A new DNA study has some scientists suggesting that the legendary 'Yeti' of the Himalayas could be a hybrid bear species descended from both the polar bear and the brown bear:
Bryan Sykes, professor of human genetics at the Oxford University, set out to collect and test “yeti” hair samples to find out which species they came from. In particular he analysed hairs from two unknown animals, one found in the Western Himalayan region of Ladakh and the other from Bhutan, 800 miles to the east.
After subjecting the hairs to the most advanced DNA tests available and comparing the results to other animals' genomes stored on the GenBank database, Professor Sykes found that he had a 100 per cent match with a sample from an ancient polar bear jawbone found in Svalbard, Norway, that dates back at least 40,000 years - and probably around 120,000 years - a time when the polar bear and closely related brown bear were separating as different species.
Professor Sykes believes that the most likely explanation is that the animals are hybrids - crosses between polar bears and brown bears. The species are closely related and are known to interbreed where their territories overlap.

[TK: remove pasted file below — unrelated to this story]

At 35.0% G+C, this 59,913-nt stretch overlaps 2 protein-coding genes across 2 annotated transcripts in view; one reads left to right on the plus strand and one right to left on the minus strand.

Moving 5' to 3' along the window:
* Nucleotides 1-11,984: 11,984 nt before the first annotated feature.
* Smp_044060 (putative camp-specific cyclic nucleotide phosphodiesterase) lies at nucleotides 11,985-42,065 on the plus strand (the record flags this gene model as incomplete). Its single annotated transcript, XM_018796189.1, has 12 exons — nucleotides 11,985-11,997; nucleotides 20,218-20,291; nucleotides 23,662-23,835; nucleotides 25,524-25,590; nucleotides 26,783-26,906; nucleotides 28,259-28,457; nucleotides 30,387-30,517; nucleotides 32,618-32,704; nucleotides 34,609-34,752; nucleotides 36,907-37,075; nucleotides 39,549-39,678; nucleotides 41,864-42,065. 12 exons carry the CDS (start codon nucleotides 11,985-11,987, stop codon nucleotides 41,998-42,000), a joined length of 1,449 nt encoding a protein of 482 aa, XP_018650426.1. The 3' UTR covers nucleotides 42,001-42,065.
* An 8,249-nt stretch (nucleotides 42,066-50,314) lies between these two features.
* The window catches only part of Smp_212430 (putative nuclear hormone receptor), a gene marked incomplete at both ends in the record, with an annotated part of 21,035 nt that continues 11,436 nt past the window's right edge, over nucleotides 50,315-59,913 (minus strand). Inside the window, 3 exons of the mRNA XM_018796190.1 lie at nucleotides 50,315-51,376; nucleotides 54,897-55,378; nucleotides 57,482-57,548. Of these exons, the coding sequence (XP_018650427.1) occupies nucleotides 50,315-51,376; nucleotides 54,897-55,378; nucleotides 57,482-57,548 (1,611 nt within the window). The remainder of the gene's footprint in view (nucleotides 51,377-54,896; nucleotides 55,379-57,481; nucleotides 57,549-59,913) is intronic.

Our good friend, cryptozoologist Loren Coleman, has posted about the new finding on his blog, saying that these results could shake up the field of Yeti studies:
For decades, Cryptozoologists have pointed to three kinds of Yetis – a small Yeti, a human-sized Yeti, and a quite large bear-like Yeti. Bernard Heuvelmans, Ivan T. Sanderson, as well as modern researchers, including me, Mark A. Hall, and Patrick Huyghe called this variety the Dzu-Teh. It appears now Dr. Sykes has confirmed there may be a new unknown species or a hybrid bear behind some of the Yeti cases.
According to Loren, more details will be revealed on a British Channel 4 three-part documentary beginning its broadcast this coming Sunday. I wonder if any scientific paper will accompany the TV feature though?